Publication details for Prof Carlos FrenkLoveday, J., Norberg, P., Baldry, I.K., Driver, S.P., Hopkins, A.M., Peacock, J.A., Bamford, S.P., Liske, J., Bland-Hawthorn, J., Brough, S., Brown, M.J.I., Cameron, E., Conselice, C.J., Croom, S.M., Frenk, C.S., Gunawardhana, M., Hill, D.T., Jones, D.H., Kelvin, L.S., Kuijken, K., Nichol, R.C., Parkinson, H.R., Phillipps, S., Pimbblet, K.A., Popescu, C.C., Prescott, M., Robotham, A.S.G., Sharp, R.G., Sutherland, W.J., Taylor, E.N., Thomas, D., Tuffs, R.J., van Kampen, E. & Wijesinghe, D. (2012). Galaxy and Mass Assembly (GAMA): ugriz galaxy luminosity functions. Monthly Notices of the Royal Astronomical Society 420(2): 1239-1262.
- Publication type: Journal Article
- ISSN/ISBN: 0035-8711 (print), 1365-2966 (online)
- DOI: 10.1111/j.1365-2966.2011.20111.x
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Author(s) from Durham
Galaxy and Mass Assembly (GAMA) is a project to study galaxy formation and evolution, combining imaging data from ultraviolet to radio with spectroscopic data from the AAOmega spectrograph on the Anglo-Australian Telescope. Using data from Phase 1 of GAMA, taken over three observing seasons, and correcting for various minor sources of incompleteness, we calculate galaxy luminosity functions (LFs) and their evolution in the ugriz passbands.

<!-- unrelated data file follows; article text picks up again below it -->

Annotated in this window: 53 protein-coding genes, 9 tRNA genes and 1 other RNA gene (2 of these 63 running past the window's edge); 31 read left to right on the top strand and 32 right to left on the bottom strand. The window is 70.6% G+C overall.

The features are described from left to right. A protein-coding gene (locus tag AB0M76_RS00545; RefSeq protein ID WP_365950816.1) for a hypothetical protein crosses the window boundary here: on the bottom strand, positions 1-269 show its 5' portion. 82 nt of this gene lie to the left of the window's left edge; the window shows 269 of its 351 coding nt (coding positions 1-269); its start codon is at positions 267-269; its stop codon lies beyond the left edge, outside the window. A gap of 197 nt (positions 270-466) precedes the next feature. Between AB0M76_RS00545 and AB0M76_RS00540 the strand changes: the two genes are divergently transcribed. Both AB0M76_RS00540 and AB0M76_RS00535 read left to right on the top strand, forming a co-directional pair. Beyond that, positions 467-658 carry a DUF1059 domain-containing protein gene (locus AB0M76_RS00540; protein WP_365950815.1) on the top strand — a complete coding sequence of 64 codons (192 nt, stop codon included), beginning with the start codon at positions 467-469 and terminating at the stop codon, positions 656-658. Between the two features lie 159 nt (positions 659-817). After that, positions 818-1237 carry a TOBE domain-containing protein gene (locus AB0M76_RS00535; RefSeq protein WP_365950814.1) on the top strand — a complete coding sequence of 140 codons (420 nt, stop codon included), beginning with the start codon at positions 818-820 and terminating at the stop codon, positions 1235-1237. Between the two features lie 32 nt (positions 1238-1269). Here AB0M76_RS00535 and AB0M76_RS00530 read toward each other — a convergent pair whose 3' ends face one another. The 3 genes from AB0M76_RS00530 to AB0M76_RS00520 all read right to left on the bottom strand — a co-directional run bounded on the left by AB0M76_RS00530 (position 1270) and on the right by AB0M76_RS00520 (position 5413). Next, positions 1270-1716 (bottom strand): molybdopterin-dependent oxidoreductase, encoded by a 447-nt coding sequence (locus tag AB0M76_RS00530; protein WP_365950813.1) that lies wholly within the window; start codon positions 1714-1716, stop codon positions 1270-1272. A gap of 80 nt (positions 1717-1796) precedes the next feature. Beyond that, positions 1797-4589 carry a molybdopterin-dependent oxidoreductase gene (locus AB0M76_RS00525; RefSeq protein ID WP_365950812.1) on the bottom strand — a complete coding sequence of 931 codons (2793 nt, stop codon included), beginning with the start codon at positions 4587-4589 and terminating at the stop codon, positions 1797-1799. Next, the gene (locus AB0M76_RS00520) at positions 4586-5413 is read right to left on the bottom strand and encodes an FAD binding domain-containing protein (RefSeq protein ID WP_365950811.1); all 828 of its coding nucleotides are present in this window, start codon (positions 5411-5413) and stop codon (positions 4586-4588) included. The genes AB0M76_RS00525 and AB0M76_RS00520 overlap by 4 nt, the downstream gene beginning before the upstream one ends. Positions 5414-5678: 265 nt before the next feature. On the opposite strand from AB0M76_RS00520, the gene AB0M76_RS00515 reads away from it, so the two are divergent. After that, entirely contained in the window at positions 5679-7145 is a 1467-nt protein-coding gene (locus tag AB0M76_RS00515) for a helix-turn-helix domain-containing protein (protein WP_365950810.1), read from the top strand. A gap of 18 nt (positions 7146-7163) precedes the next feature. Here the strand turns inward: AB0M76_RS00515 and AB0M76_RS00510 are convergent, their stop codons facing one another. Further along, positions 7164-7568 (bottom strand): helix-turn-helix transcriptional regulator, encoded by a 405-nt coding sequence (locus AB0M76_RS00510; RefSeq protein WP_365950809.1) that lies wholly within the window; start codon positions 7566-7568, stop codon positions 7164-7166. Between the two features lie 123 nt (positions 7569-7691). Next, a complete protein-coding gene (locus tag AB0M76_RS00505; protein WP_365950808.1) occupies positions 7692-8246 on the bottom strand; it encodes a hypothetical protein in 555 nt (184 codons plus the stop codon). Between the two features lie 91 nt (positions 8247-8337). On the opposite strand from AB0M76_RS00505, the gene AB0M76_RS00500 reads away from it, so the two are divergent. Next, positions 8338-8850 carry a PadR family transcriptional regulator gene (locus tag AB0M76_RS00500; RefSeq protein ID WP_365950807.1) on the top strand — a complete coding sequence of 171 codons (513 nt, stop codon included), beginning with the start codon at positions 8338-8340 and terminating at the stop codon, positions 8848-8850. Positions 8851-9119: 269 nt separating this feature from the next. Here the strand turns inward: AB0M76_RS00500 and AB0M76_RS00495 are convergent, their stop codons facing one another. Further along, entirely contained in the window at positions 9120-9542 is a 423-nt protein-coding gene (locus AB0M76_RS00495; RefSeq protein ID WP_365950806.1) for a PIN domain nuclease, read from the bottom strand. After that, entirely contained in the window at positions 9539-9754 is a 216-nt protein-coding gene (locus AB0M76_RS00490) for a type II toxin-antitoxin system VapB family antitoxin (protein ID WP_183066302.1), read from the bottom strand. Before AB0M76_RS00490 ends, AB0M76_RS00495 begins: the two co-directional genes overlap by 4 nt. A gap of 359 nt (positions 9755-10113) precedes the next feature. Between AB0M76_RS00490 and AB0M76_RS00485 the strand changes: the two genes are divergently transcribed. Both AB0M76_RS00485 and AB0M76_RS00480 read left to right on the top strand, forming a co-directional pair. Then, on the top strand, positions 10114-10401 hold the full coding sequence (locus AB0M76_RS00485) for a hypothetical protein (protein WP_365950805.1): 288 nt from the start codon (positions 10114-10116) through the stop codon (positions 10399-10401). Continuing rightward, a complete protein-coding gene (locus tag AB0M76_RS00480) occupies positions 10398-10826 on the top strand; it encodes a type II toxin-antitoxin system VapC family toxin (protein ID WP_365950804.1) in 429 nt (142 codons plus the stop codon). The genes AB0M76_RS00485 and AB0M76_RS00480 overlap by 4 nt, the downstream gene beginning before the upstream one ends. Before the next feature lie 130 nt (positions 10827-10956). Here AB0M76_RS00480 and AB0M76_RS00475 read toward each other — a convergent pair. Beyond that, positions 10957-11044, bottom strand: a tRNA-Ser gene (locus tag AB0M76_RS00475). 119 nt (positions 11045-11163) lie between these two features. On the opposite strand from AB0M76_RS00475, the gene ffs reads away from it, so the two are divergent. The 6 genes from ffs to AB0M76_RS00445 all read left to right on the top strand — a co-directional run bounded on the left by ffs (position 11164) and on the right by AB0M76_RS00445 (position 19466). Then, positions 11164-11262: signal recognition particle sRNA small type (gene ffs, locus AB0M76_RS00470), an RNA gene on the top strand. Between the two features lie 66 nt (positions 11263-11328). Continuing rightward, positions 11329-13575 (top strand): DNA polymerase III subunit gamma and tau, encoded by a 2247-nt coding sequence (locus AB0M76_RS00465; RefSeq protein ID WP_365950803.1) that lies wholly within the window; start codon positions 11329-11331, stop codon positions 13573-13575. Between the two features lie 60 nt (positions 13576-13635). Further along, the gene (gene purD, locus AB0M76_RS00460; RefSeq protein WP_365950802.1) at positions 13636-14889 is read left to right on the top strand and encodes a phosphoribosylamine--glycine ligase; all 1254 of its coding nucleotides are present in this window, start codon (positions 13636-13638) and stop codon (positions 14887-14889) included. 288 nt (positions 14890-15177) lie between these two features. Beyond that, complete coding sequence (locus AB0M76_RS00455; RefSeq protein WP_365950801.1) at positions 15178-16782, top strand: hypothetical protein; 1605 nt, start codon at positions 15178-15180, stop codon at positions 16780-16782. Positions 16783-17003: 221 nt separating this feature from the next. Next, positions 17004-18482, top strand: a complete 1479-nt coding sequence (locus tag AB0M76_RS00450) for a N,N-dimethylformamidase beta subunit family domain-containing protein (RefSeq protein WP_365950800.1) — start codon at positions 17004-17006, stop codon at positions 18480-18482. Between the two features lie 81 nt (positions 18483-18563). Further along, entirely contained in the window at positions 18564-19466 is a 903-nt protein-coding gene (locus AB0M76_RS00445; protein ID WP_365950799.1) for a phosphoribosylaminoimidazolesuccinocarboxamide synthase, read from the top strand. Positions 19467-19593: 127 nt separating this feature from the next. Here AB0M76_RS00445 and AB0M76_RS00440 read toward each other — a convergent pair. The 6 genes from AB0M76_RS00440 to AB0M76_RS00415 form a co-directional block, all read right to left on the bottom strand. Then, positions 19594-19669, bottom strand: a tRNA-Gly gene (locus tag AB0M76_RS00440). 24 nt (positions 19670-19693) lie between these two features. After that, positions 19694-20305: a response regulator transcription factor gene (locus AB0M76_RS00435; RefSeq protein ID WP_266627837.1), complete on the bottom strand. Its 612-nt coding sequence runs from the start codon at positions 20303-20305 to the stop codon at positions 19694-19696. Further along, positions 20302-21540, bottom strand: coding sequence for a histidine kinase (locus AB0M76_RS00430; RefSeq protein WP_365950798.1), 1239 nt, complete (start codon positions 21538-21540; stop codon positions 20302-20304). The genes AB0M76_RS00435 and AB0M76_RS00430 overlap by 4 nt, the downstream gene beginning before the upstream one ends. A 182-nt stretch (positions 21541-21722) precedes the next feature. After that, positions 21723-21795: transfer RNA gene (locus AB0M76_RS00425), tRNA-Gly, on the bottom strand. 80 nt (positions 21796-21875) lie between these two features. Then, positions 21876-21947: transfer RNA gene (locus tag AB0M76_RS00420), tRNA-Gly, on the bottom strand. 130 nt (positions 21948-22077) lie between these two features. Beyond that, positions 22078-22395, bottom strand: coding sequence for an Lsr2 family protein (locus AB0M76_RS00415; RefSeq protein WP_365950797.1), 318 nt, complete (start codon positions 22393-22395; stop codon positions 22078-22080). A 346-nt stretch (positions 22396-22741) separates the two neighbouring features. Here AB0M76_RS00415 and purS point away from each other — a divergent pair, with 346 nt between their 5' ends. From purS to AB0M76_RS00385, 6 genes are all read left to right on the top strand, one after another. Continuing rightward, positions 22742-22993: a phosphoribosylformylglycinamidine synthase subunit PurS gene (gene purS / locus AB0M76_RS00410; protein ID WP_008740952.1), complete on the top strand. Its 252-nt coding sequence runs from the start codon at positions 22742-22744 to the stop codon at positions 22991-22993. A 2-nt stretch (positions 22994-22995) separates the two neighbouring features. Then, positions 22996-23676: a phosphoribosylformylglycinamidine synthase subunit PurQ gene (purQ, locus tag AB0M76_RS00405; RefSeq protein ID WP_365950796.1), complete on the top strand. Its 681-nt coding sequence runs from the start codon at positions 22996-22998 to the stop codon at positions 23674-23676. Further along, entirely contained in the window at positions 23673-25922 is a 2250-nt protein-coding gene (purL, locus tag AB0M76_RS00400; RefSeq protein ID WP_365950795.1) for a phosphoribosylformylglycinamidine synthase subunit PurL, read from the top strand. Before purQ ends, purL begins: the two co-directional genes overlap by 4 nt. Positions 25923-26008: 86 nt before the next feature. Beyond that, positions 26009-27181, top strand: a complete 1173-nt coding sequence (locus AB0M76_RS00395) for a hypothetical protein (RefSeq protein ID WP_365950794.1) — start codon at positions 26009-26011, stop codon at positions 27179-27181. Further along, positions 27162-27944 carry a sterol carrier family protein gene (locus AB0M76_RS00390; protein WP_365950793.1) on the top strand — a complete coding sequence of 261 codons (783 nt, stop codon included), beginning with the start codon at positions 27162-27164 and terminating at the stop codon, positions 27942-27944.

At low redshift, z < 0.1, we find that blue galaxies, defined according to a magnitude-dependent but non-evolving colour cut, are reasonably well fitted over a range of more than 10 magnitudes by simple Schechter functions in all bands. Red galaxies, and the combined blue plus red sample, require double power-law Schechter functions to fit a dip in their LF faintwards of the characteristic magnitude M* before a steepening faint end. This upturn is at least partly due to dust-reddened disc galaxies.
We measure the evolution of the galaxy LF over the redshift range 0.002 < z < 0.5 both by using a parametric fit and by measuring binned LFs in redshift slices. The characteristic luminosity L* is found to increase with redshift in all bands, with red galaxies showing stronger luminosity evolution than blue galaxies. The comoving number density of blue galaxies increases with redshift, while that of red galaxies decreases, consistent with prevailing movement from blue cloud to red sequence. As well as being more numerous at higher redshift, blue galaxies also dominate the overall luminosity density beyond redshifts z≃ 0.2. At lower redshifts, the luminosity density is dominated by red galaxies in the riz bands, and by blue galaxies in u and g.